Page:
Court of Appeals:
The search warrant used by the IRS to seize the evidence was so expansive as to cover virtually anything in the adviser's office. Since it failed to be "reasonably specific" and state the activity being investigated, it was defective. So the adviser gets a new trial—without the ill gotten evidence.
Alfred G. Bridges. CA-9, No. 01-30316
Under-reporting income isn't fraud
John Maloney knowingly understated his income for a year. The IRS said this was fraud, so it could asses back taxes even though the status of limitations otherwise would have expired for the year.
While Maloney had under-reported his income for the year, he believed this merely offset the amount by which he had over-reported his income the prior year. He also kept good books and records, gave all necessary information to his accountant and cooperated with the IRS. None of this indicated and intent to evade tax—so there was no fraud and the limitations period did protect his return.
Occasional inventor doesn't owe self-employment tax
Melvin Levinson operated a retail store for more than 40 years and in his spare time created and patented various inventions. On his tax return, he reported royalty income from patents and settlement payments he received from a business that had infringed his patents. The IRS imposed self-employment tax on his invention related income.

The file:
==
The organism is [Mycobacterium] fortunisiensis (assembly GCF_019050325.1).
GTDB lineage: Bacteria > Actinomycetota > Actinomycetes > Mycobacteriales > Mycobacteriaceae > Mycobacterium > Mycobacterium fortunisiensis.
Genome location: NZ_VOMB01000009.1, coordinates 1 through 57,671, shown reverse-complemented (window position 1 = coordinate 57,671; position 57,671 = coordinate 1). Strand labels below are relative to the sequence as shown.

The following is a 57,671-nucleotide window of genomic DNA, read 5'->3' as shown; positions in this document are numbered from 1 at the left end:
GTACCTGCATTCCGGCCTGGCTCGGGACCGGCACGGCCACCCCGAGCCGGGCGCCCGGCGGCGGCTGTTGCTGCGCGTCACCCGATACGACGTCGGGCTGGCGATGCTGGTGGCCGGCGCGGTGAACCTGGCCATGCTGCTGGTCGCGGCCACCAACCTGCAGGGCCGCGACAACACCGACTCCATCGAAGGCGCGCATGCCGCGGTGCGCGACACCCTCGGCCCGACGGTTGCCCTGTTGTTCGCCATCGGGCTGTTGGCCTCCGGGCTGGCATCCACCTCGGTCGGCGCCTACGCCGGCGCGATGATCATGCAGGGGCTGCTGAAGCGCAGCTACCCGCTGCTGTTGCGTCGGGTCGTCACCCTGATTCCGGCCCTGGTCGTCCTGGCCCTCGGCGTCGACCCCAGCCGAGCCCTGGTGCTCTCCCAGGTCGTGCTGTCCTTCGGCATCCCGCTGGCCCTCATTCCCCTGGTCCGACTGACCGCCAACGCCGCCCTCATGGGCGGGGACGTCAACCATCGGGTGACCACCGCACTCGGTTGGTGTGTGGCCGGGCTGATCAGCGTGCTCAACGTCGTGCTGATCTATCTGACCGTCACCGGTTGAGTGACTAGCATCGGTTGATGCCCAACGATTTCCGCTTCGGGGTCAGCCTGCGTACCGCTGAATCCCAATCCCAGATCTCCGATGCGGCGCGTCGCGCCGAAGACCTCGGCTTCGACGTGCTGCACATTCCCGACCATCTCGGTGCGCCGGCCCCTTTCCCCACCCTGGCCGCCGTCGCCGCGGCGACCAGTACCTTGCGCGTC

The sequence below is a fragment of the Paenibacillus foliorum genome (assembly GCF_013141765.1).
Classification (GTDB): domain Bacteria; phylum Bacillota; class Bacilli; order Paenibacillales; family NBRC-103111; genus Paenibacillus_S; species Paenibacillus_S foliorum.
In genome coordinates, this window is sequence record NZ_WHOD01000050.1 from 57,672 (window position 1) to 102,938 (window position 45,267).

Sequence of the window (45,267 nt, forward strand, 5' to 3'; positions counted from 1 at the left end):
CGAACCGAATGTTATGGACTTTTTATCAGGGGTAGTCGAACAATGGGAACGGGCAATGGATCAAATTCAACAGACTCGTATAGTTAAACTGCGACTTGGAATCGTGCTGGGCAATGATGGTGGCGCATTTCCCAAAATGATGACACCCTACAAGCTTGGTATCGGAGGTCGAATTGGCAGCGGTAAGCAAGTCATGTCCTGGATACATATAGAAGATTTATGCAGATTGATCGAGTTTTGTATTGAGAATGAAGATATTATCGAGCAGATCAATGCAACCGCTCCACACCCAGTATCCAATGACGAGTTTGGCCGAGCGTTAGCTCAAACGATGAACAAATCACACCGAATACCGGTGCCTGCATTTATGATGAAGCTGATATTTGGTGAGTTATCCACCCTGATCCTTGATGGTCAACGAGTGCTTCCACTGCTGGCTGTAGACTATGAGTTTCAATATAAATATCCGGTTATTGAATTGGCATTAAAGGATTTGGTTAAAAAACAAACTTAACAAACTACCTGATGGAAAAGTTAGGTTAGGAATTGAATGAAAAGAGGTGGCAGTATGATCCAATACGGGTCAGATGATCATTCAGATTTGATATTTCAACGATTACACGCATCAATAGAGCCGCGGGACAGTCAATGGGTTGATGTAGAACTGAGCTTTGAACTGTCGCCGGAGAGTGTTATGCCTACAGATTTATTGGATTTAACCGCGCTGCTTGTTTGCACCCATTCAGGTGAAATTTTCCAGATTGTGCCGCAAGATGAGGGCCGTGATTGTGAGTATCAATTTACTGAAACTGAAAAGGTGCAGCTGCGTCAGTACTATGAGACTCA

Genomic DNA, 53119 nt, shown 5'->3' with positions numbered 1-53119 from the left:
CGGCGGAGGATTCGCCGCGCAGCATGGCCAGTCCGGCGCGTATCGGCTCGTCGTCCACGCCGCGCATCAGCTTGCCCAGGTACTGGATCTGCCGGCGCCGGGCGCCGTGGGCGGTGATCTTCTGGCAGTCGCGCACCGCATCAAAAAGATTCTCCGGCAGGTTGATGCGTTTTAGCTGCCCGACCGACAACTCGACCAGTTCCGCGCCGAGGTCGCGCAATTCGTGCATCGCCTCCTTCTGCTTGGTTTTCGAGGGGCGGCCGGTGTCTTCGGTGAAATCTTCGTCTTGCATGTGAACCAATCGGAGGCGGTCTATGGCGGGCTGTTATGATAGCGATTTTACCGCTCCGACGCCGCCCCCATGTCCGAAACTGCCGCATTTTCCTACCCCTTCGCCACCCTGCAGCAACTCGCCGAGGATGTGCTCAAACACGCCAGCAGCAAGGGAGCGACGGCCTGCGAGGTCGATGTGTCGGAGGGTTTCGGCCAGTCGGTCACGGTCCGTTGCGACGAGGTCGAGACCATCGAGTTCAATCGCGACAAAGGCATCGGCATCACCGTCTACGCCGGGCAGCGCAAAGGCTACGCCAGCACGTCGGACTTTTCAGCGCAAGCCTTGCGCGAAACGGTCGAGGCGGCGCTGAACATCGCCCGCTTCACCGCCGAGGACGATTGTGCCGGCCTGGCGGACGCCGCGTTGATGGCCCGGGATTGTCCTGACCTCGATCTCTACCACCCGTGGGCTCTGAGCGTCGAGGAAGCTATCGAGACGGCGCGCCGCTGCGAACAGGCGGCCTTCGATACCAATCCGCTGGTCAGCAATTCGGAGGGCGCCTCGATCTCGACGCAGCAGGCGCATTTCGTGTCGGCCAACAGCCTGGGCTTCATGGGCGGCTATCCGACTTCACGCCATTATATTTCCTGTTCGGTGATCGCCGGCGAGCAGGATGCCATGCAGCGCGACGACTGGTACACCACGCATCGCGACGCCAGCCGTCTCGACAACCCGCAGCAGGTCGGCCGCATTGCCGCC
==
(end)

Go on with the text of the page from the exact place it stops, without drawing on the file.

Levinson did not design inventions regularly or continuously, but only sporadically. Thus, he was not engaged in the "trade or business" of inventing and does not owe self-employment tax on his invention-related income.
Lack of fraud saves businessman from paying tax
The IRS sent a tax deficiency notice to a businessman more than three years after he filled his tax return. It said the statute of limitations shouldn't apply because he had committed tax fraud. It claimed his tax underpayments were consistent with acknowledged skill in business—and pointed out he previously been convicted of filing a false return.
Tax fraud consists of activity hiding income from the IRS and the IRS had no evidence that the businessman had done that. Underpaying taxes is not fraud and neither is filing a false return. So the three-year limit applied and the businessman was safe from tax.
Must cooperate with request for information
Louis Peyton filed a Freedom of Information Act (FOIA) request with the IRS for documents indexed under his name regarding a criminal case being investigated by an IRS agent in Virginia. The IRS refused, saying the request wasn't specific enough and hadn't been filed in the Richmond, Virginia office.
The IRS, like other government agencies, is capable of finding documents indexed under an individual's name—so long as sufficient information has been provided to it. And the IRS is capable of forwarding the request to its Richmond Office itself. It was ordered to comply with the FOIA request.
Taxpayer keeps excess refund